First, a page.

The Far North District Council has been accused of a lack of honesty and transparency by going in-committee over items that had already been reported in detail.
One critic of mayor John Carter pre-empting discussion in front of the public at last Thursday's general council meeting - by shunting two open agenda items to the in-committee section - described it as "quite a choreographed move".
The items were a report recommending an $83,000 FNDC grant to the Warawara Forest Economic Development project for an access road and a request by Friends of Roland's Wood (FoRW) for help purchasing land adjacent to the existing dog walking park in Kerikeri.
The resolutions to go in-committee were "to maintain the effective conduct of public affairs through the protection of such members, officers, employees, and persons from improper pressure or harassment", to allow "free and frank expression of opinions "and to carry on negotiation without prejudice or disadvantage".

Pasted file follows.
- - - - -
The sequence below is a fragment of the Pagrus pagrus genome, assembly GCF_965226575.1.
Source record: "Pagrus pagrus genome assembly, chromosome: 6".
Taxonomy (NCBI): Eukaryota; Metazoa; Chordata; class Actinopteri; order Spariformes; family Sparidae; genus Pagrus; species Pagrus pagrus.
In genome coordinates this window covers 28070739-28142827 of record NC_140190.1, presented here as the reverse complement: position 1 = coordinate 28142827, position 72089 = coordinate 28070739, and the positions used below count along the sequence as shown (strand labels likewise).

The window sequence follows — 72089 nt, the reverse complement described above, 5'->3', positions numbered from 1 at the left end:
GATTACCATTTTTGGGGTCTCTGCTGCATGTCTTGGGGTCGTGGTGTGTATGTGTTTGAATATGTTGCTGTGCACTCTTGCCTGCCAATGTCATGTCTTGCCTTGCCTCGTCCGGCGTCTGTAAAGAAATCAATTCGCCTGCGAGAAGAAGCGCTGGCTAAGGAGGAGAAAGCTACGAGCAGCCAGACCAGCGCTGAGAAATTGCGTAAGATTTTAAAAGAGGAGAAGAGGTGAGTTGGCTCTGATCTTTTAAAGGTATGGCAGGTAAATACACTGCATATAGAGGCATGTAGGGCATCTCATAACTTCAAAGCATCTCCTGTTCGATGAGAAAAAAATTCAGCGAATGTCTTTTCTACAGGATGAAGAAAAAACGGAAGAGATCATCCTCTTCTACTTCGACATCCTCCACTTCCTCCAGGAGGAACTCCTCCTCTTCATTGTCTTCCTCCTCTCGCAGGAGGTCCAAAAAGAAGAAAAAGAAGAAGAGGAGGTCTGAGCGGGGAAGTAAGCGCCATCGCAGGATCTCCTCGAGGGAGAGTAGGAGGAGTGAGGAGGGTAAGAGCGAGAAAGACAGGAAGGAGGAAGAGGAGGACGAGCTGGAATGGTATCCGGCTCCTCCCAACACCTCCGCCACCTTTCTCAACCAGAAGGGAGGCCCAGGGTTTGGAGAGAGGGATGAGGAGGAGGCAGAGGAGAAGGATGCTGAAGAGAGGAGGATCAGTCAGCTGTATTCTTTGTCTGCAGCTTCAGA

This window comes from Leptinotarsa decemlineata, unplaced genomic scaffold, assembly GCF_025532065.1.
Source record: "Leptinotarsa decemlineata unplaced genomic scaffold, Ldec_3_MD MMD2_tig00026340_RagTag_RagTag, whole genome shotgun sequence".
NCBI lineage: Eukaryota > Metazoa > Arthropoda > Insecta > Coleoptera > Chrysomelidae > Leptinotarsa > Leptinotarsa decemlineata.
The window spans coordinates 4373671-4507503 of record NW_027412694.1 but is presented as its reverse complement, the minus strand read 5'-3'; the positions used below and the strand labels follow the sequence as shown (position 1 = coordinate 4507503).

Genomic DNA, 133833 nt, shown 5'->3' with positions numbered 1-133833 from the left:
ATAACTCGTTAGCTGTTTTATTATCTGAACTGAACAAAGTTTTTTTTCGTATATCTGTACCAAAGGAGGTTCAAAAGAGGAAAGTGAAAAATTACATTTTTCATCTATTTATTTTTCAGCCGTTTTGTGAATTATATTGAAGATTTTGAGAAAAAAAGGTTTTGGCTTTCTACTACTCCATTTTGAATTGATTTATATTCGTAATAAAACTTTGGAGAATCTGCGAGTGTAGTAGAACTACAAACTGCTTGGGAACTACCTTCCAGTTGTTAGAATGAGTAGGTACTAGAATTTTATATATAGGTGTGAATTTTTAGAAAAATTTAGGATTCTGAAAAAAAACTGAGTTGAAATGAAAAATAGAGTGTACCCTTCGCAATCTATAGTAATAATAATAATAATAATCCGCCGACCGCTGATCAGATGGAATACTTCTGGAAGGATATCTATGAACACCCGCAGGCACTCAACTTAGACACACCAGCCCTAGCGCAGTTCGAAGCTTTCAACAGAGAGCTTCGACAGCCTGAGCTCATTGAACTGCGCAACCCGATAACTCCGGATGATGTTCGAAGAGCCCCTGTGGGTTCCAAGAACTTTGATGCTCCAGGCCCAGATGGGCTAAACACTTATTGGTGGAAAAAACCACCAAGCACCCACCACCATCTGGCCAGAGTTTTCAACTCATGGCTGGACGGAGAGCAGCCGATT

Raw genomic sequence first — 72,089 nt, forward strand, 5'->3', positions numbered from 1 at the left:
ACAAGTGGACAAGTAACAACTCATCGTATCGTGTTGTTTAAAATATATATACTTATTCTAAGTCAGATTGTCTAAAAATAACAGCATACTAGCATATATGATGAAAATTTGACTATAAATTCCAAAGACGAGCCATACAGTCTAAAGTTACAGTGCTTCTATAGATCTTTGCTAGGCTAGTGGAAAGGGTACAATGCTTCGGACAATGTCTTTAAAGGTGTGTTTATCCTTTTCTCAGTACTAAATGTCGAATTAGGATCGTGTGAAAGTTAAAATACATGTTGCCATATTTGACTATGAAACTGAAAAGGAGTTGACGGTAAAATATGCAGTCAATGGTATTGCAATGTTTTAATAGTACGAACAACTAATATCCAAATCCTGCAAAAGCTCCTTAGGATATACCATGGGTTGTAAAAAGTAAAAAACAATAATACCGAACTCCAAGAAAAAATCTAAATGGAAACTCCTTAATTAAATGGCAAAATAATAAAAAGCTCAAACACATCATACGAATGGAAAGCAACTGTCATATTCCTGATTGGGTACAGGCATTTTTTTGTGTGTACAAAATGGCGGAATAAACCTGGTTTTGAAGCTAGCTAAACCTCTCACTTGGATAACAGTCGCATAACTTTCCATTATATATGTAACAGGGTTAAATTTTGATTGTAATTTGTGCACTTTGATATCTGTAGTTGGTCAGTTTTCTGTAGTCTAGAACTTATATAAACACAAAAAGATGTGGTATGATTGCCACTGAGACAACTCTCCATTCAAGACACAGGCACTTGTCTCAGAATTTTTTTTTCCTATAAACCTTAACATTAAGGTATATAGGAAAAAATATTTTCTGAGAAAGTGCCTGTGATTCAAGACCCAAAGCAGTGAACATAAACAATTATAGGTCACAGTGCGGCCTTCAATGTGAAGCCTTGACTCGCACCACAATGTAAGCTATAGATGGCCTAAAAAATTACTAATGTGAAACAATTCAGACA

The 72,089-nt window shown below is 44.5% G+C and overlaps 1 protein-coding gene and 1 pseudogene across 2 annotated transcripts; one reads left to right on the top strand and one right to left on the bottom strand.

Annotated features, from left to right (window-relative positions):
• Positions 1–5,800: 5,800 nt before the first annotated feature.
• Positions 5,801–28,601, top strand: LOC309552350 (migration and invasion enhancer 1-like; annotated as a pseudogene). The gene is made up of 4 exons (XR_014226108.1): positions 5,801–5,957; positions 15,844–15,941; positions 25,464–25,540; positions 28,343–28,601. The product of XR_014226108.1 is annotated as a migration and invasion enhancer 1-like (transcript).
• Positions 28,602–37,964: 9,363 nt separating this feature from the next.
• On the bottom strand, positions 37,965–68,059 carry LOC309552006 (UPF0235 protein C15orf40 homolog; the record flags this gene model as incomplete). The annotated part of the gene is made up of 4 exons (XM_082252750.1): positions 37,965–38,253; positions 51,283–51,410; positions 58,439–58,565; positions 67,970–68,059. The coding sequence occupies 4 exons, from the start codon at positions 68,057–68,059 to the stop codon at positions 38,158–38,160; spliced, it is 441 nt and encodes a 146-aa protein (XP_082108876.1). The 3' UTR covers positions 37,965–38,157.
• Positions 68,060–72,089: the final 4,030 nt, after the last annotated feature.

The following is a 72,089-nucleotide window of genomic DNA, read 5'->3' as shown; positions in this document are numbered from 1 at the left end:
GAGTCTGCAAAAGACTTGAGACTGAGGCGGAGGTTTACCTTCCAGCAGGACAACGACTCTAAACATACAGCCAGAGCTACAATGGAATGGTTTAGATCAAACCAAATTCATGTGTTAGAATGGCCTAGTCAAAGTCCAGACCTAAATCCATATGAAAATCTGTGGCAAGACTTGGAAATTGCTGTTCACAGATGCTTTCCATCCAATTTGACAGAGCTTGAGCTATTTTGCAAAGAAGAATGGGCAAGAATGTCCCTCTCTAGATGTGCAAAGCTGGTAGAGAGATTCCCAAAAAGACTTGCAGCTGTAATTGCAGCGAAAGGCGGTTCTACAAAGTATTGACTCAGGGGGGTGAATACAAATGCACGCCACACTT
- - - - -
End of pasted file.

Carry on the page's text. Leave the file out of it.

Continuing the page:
Chief executive Colin Dale said there was nothing irregular about the decision, which met the Local Government Act "manual". In keeping with staff recommendations, the Warawara spending was given the thumbs up and the Roland's Wood request turned down.
Chairman of FoRW Simon Upperton, who was at the meeting, said he was "fuming" about the council's "choreographed move". The group objected to the matter going behind closed doors at previous meetings, and rejected Mr Carter's explanation the matter was commercially sensitive. FoRW had asked FNDC for a two-year bridging loan of up to $200,000 to help it buy the adjacent 4 hectares.
FoRW accepted the council's decision but intended pursuing the meeting's processes, possibly to the Ombudsman.
Councillors Di Maxwell and Mate Radich also disagreed with Mr Carter's explanation for public exclusion. They were the only councillors who voted against the Warawara spending.
Ms Maxwell said nothing was mentioned in-committee that had not already been aired at the last Economic Development Committee (EDC) meeting or reported in the media.